The News (New Glasgow)
‘A labour of love’
Volunteers hard at work on the Jubilee
NEW GLASGOW, N.S. – Kristi Russell is one of over 300 volunteers who work to put on The New Glasgow Riverfront Jubilee.
As a volunteer on the board, this is Russell's second year putting on the Jubilee. She is responsible for marketing.
Russell described volunteering for the Jubilee as an enjoyable experience that comes with a lot of hard work. The volunteers on the board work year-round, on top of their full-time jobs, to get everything organized and ensure the weekend runs smoothly.
“There's a lot of dedicated people, but it's very gratifying to bring an event of this nature to our community and to the north shore,” she said in a phone interview.
The Jubilee has been around for 26 years, having celebrated its 25th-anniversary last year, a few years after its official birthday because of COVID19. The Jubilee has been host to various Atlantic Canadian music organizations, from the East Coast Music Association to Music Nova Scotia and various Canadian musicians. The festival is entirely non-profit, with all money made from the previous festival going into putting on the next one.
Russell was drawn to volunteer with the Jubilee due to a love of music, and as she puts it, the board co-chairs, Janine Linthorne and Heather Thompson, convinced her with their enthusiasm to join in on the fun.
“They're very passionate about what they do, and about music, and knowing the calibre of people that are volunteering and their passion for music. It was a pretty easy sell,” she said. “It's also a great event for our community. And like everybody else volunteering, we like to give back, so it was a pretty easy ask for me.”
Giving back to the community is a big theme in the Jubilee. Being an event completely volunteer run, co-chair Janine Linthorne described putting on the event as “definitely a labour of love.”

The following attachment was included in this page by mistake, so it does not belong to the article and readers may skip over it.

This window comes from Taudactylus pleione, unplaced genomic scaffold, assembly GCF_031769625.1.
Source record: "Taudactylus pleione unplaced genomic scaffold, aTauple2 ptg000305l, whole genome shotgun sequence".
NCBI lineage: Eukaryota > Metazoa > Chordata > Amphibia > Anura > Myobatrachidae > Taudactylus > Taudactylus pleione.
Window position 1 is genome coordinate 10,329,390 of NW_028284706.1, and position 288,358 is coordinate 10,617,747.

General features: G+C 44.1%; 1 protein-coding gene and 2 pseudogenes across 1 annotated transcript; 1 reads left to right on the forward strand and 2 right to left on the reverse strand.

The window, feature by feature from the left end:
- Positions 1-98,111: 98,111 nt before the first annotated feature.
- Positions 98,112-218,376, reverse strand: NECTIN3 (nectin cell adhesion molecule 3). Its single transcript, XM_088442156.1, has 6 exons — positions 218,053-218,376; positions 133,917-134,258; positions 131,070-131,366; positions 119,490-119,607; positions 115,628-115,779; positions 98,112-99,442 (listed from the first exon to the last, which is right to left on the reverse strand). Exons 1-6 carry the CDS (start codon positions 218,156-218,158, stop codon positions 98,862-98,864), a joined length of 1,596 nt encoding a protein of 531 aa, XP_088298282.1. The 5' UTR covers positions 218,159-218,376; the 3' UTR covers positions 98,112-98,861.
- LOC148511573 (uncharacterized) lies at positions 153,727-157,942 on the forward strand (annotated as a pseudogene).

“At the end of the weekend, we'll see that all come to fruition and know that all your hard work has produced something that is great for the community and great for the arts community,” Linthorne said.
One part of how the community celebrates and gives back to the arts community is through Carlton's Community Bash, an event open to everyone of all ages that showcases local artists and gives them a platform to perform. The event is named after Carlton Munroe, the former executive director of the Jubilee who passed away in 2017. For Linthorne, the Community Bash serves to carry on his memory.
“With Carlton's Community Bash, it's kind of a legacy event for the Jubilee. We want to continue his legacy of introducing people to new and local talent and doing it in our community for free,” she said.
For Russell, the Jubilee and Carlton's Community Bash have become part of the fabric of the community. She said they had spent much time planning the Community Bash alongside the Jubilee to make the day memorable, having brought in bouncy castles and a food truck, and will be hosting a songwriters circle.
“Our goal is to grow both the main festival and Carlton's Community Bash and continue to evolve,” Russell said.
“I think it's a real testament to the fact that people don't know (it's volunteer-run), and that's good because then people just think it's a great music festival,” she added.